A Piece of My Final Piece

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16, Emotions, Interaction, Mindfulness

I wrote a final piece for my Creative Nonfiction Writing class here at Stanford. After reading part of it to my professor and my classmates, I realized that I wanted to share with you an excerpt from the 9-page behemoth it eventually became. I believe it has something significant to say.

To recap, I believe there are 3 different principles regarding the perception of emotion and human experience.

1- We may perceive the expression of an instance of emotion.

This sort of expression is any sort of outlet that serves one purpose: to draw out an emotion from within and bring it to life. Expression shows the world, beyond the bounds of the individual’s consciousness, what that person is feeling. We can perceive these things. We can see tears and smiling eyes. We can hear screams, laughter, and applause. We can feel kisses and hugs. We are able to interpret what someone is feeling based on the outlet or expression they present to us. Words, both written and spoken, are but one example of expression, alongside music, dance, and any other sort of art.

The luxury of language is an interesting concept, one that is a true gift to have in this world. The ability to take abstract ideas and create something real out of it. Perhaps not real, as language is still an abstract concept in itself, but something as close to real as possible. Something fathomable, something that can almost capture the essence of emotion through the manipulation of words. We are able to interpret this and understand this literal expression of emotion.

This is where the divide between the well-versed poet and the inexperienced writer, attempting to shout their feelings into the void, is drawn. The world’s interpretation of their works differ, due to the inherent ethos already established. This is but one instance of very valid emotions being discounted as less important, or less artful, than another’s.

Due to the perception of expression.

2- We may perceive the circumstance of an instance of emotion.

We are able to understand from where this sort of expression has derived.

Glorious sunsets drawing out contemplative smiles. College acceptance letters drawing out tears of joy. From huge moments of pure euphoria to quaint moments of gentle contentment– we can share that circumstance of emotion with one another. We can share the context of a feeling.

In the same way, we are able to attend the funeral of that widower’s beloved husband. We are able to seek support for and attend to a young boy subject to an eating disorder. We are able to call the police, and get help for the little lady in the clutches of an abusive relationship. We can bare witness to the teenage girl simply being neglected by the teenage boy. We understand their tears; we understand where their tears come from.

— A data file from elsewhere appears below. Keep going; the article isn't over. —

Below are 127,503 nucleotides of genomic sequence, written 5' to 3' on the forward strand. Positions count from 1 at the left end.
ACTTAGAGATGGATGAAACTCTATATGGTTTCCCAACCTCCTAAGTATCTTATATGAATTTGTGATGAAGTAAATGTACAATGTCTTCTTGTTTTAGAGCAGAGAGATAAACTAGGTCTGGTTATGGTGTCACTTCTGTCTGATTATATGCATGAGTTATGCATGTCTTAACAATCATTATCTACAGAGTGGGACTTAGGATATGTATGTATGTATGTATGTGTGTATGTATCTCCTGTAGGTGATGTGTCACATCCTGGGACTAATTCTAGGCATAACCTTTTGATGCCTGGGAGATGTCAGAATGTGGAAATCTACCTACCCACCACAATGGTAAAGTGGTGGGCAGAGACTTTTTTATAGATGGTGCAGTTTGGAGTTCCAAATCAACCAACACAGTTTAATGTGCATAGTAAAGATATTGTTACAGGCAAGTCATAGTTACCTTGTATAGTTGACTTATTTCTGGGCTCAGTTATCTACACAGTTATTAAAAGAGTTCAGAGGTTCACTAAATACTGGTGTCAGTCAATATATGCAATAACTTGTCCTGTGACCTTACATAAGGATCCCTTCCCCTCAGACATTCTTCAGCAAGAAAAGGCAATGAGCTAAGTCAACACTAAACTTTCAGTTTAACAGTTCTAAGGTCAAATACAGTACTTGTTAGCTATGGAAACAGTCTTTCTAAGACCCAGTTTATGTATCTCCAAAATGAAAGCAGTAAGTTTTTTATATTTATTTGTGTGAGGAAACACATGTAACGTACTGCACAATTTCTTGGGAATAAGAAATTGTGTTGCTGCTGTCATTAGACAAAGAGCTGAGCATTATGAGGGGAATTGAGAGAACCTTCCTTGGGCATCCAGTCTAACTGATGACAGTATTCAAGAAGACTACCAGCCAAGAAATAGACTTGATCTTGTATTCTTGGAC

This is where humanity is its most beautiful. In solidarity, we can experience the world with each other; we can share sights and sounds, stand together, and stand for one another.

However, this is also where humanity falters. For we assume the circumstance of emotion to be directly proportional to the actual emotion felt by a person. This is cause for complication. Not only complication but also judgement and misunderstanding.

We expect excitement of people during generally “exciting” times, and feign understanding when an individual is unaroused. We often times don’t expect someone to respond so strongly to certain things that we disregard in our lives, such as a song or a movie scene, and make off-the-cuff remarks that criticize an individual’s response, which, of course, is under the guise of a joke and a chuckle. Too often does this happen without us realizing it. Too often do we trivialize one another’s emotions.

One more instance of invalidation.

Due to the perception of circumstance.

3- We may not perceive the actual relationship between the person and that emotion.

As we can concretely perceive the mode of expression and the circumstance, we assume that we understand how someone is feeling in an instance. Which, in actuality, is remarkably incorrect. We cannot feel the heartache that they feel. We empathize and we tell them that we “understand”, but we will never truly understand. We can only try to. All empathy is based around assumptions and implications, context clues, and an open mind.

The relationship between a person and an emotion, is an intimate one. Impossible to accurately judge from the outside, regardless of the interpretation of expression and circumstance. Unfair to be defined by a third-party. So how could we, as a society, act as if we could arbitrate how someone feels at a moment?

—From May I Grieve? by Isabela Angus


We as human beings have a moral obligation to be mindful of the reality that is someone else’s life. They are living their life. They have a heart and a soul and consciousness and an internal monolog that we have no full, 100%-true access to in this regard. We can only attempt to understand; we can only be open minded and accept things with an understanding that their reality is their own, and we have no say in how they exist within it.

Your emotions are valid, and I want you to remember that. I also want you to remember that you are in no position to invalidate or discount someone else’s emotions. You feel how you feel according to circumstance. They feel how they feel according to circumstance. And, in all scenarios and walks of life, an attempt to define their emotions and actions without regard to the third principle stated is dangerous.

Be mindful and be careful. Live life and treat others with an open heart and an open mind.

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